webshit weekly (2018/08/14)
An annotated digest of the top "Hacker" "News" posts for the second week of August, 2018.
August 08, 2018 (comments)
A webshit is nervous about Google's shared-hosting free tier. Hackernews explains to one another that Google's AMP program is not a cynical consolidation of adtech power, but is in fact a deftly-engineered substitute for courage, since webshits apparently can't stand up for themselves or their work. Some Googles show up in the comments to defend their
land grab beneficent community-empowerment tool, and to reassure everyone that despite the direct personal experience of literally every single person who has tried, Google is totally open to feedback and willing to care about bug reports from their tenants users.
August 09, 2018 (comments)
Some academics promise to try to hold it steady. Hackernews is cranky that the brochure doesn't look like other brochures and slightly afraid because people seem to be using the language to perform arcane rites with impenetrable magical symbols. The academics show up to reassure people that math is a normal, healthy hobby and anyway the language can also be used to do retarded things with garbage hardware if you want. Most of the comments are people complaining that languages don't provide enough handholding for people who failed to design their programs properly, or that languages don't provide enough handholding for people who failed to select their operating systems properly.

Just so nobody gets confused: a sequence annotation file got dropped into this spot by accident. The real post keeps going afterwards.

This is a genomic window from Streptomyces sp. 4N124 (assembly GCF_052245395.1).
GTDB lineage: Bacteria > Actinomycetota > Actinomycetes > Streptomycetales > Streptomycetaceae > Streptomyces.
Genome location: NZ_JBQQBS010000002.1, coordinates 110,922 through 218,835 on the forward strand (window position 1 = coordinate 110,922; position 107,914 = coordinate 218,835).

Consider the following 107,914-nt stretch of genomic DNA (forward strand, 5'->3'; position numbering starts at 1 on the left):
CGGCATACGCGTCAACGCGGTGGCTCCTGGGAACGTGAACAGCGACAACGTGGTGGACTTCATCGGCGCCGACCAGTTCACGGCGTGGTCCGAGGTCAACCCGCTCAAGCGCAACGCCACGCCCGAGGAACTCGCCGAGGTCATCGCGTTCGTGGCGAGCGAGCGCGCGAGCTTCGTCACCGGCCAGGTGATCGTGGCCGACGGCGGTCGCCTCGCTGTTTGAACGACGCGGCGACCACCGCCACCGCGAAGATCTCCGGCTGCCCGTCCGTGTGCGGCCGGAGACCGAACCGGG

August 09, 2018 (comments)
An asshole is pissed at some other asshole. None of the reasons are interesting. Hackernews draws lots to decide which asshole to defend unto death; the basic argument seems to be the set of Hackernews given to hero worship versus the set of Hackernews who thinks the world owes them (for free) flawlessly-implemented, perfectly-intuitive software capable of resisting concerted attack by advanced persistent threats. Nearly five hundred comments are posted, all of which stridently proclaim The Correct Opinions about software nobody uses except DEF CON cosplayers and journalists who followed bad advice on social media.
August 10, 2018 (comments)
A webshit gets wound up by a tweet. Hackernews does too. Most of the arguments involve the difference between mathematics and ALU design, but none of the discussion is interesting because none of the participants are meaningfully engaged with either topic. It doesn't help that the entire context of the debate is some webshit's disused toy language.